PANDEMONIUM IN TERROR
The CDC headquarters downtown. (P. K. Vann/Getty Images)
Today’s pandemic preparedness is “the game changer” that will encourage communities to be stronger defenders of health, said two authors of a new book outlining innovations to promote health during and after epidemics.
A year ago, the United States prepared for the worst as cases of the Ebola virus cropped up in Liberia, Guinea and Sierra Leone. The U.S. Department of Health and Human Services used mass transit extensively to enable workers to get to hospitals and clinics. In the midst of the world’s worst Ebola outbreak, the CDC quickly moved to establish dozens of field centers where workers came to answer telephones, distribute vaccines and other supplies and assess the effectiveness of measures designed to help a patient or stop a new outbreak.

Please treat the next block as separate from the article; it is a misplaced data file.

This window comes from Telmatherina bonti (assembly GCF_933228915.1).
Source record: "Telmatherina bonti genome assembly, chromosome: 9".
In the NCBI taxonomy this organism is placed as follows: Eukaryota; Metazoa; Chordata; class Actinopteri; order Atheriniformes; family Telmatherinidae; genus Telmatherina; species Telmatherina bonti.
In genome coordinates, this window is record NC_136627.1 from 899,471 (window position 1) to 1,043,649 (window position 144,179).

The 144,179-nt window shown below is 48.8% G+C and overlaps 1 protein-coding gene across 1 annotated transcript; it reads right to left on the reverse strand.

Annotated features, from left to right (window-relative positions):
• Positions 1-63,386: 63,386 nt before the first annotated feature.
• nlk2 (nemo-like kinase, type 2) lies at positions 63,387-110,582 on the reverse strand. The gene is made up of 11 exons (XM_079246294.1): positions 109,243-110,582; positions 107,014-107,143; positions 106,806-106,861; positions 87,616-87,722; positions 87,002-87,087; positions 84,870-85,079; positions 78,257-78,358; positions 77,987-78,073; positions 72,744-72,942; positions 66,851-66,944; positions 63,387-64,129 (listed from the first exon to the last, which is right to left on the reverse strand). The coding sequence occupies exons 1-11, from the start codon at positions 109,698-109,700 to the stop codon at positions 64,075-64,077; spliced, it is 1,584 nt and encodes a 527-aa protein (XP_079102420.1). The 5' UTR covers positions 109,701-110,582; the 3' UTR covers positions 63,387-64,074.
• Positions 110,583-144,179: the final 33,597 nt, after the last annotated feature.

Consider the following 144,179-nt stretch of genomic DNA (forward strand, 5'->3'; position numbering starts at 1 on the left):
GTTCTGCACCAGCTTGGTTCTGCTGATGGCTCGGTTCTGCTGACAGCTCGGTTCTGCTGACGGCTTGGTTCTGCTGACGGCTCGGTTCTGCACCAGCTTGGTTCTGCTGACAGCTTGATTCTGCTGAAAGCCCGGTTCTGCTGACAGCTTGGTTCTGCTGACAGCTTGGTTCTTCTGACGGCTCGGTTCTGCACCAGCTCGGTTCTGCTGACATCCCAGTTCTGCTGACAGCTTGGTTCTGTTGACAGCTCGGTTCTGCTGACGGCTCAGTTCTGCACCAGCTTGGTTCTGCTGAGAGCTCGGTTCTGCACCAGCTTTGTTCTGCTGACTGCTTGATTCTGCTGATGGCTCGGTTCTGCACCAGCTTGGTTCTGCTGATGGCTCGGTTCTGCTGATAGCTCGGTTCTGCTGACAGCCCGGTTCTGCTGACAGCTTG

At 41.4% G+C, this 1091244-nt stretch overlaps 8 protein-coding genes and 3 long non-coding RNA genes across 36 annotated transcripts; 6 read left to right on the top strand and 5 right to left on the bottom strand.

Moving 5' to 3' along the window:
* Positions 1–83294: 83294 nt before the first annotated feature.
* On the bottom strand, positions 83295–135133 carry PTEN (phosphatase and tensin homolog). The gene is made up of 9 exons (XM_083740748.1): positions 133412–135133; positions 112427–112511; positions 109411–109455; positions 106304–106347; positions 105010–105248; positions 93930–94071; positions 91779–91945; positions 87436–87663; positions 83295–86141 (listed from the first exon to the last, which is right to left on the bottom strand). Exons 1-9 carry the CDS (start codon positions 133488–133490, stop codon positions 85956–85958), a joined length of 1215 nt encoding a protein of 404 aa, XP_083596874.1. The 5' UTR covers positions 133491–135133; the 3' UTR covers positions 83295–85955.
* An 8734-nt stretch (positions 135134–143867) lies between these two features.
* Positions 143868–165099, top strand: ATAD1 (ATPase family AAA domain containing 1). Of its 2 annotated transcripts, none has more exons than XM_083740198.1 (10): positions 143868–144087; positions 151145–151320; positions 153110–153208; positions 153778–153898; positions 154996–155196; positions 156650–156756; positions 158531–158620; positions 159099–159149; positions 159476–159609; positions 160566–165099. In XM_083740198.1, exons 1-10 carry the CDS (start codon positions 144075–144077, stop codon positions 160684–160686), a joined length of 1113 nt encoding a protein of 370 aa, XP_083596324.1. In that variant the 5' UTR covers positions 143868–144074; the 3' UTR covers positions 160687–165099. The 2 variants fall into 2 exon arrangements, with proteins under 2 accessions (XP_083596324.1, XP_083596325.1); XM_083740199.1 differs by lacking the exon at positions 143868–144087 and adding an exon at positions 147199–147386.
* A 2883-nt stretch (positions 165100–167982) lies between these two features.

Ebola was far from the first epidemic to send the people of its host countries into a panic. Among the lessons the U.S. Centers for Disease Control and Prevention has learned during years of reacting to global disease threats are:
— It’s often the unexpected or unexpected virus that turns a situation upside down.
— Fear itself is not enough to stem an epidemic.
— It’s difficult to be effective in the field.
— It’s impossible to estimate how a set of rules will work — yet it’s what governments need to know.
Now, as a health threat develops elsewhere — at a time of political unrest and hardship — the question is who will step up to speed agencies across federal government, from local to state and international. The answer is: anyone willing to step up to the plate.
One of the best examples of government leaders taking collective action on public health has been the mobilization during Haiti’s 2010 earthquake, said Dr. Jeffrey Levi, the director of the Trust for America’s Health.